flag

1
[ flag ]
/ flæg /

noun

verb (used with object), flagged, flag·ging.


Nearby words

  1. flaccidly,
  2. flack,
  3. flackery,
  4. flacon,
  5. flacons,
  6. flag captain,
  7. flag day,
  8. flag down,
  9. flag fall,
  10. flag football

Idioms

    strike the flag,
    1. to relinquish command, as of a ship.
    2. to submit or surrender: His financial situation is growing worse, but he's not ready to strike the flag.
    Also strike one's flag.

Origin of flag

1
1475–85; perhaps blend of flap (noun) and fag1 (noun) in obsolete sense “flap”

Related formsflag·ger, nounflag·less, adjective

Dictionary.com Unabridged Based on the Random House Unabridged Dictionary, © Random House, Inc. 2019


British Dictionary definitions for flag down

flag

1
/ (flæɡ) /

noun

verb flags, flagging or flagged (tr)


Derived Formsflagger, nounflagless, adjective

Word Origin for flag

C16: of uncertain origin

flag

2
/ (flæɡ) /

verb flags, flagging or flagged (intr)

to hang down; become limp; droop
to decline in strength or vigour; become weak or tired

Word Origin for flag

C16: of unknown origin

flag

3
/ (flæɡ) /

noun

any of various plants that have long swordlike leaves, esp the iris Iris pseudacorus (yellow flag)
the leaf of any such plant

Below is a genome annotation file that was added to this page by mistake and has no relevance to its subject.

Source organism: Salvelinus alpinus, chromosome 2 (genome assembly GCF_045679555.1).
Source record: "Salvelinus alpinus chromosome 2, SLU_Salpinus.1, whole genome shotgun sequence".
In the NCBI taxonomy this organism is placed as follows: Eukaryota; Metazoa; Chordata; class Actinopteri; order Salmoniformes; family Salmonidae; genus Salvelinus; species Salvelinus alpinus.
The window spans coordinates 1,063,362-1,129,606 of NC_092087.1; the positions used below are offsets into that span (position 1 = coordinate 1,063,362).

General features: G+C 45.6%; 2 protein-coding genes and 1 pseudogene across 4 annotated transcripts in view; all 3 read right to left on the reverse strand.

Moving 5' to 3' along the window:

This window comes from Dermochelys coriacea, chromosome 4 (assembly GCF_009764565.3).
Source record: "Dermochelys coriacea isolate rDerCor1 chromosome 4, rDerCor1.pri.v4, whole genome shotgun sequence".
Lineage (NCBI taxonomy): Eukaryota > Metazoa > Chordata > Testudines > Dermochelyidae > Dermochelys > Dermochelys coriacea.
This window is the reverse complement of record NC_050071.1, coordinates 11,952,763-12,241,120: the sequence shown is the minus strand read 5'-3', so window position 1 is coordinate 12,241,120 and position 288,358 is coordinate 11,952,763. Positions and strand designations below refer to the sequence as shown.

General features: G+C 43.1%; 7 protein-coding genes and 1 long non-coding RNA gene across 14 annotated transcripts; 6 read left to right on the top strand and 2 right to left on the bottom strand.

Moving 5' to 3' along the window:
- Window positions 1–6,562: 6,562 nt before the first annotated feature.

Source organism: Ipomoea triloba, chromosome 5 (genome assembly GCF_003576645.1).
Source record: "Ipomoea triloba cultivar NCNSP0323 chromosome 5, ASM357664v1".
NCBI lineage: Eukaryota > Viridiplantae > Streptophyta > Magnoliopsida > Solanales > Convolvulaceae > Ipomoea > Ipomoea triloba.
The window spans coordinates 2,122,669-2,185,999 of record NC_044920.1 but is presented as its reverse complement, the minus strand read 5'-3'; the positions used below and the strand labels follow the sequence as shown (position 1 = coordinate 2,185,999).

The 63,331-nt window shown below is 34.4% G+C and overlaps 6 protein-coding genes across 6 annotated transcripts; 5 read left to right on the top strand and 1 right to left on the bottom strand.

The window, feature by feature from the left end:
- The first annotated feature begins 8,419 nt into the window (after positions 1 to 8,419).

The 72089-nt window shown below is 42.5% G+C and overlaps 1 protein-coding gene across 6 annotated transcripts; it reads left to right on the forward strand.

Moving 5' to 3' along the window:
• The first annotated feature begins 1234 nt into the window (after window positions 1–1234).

See also sweet flag

Word Origin for flag

C14: probably of Scandinavian origin; compare Dutch flag, Danish flæg yellow iris

flag

4
/ (flæɡ) /

noun

short for flagstone

verb flags, flagging or flagged

(tr) to furnish (a floor) with flagstones
Collins English Dictionary - Complete & Unabridged 2012 Digital Edition © William Collins Sons & Co. Ltd. 1979, 1986 © HarperCollins Publishers 1998, 2000, 2003, 2005, 2006, 2007, 2009, 2012

Word Origin and History for flag down
Online Etymology Dictionary, © 2010 Douglas Harper

Idioms and Phrases with flag down

flag down

Signal to stop, as in The police were flagging down all cars. This expression uses the verb flag in the sense of “catch the attention of, as by waving a flag,” a usage dating from the mid-1800s; down was added in the first half of the 1900s.

The American Heritage® Idioms Dictionary Copyright © 2002, 2001, 1995 by Houghton Mifflin Harcourt Publishing Company. Published by Houghton Mifflin Harcourt Publishing Company.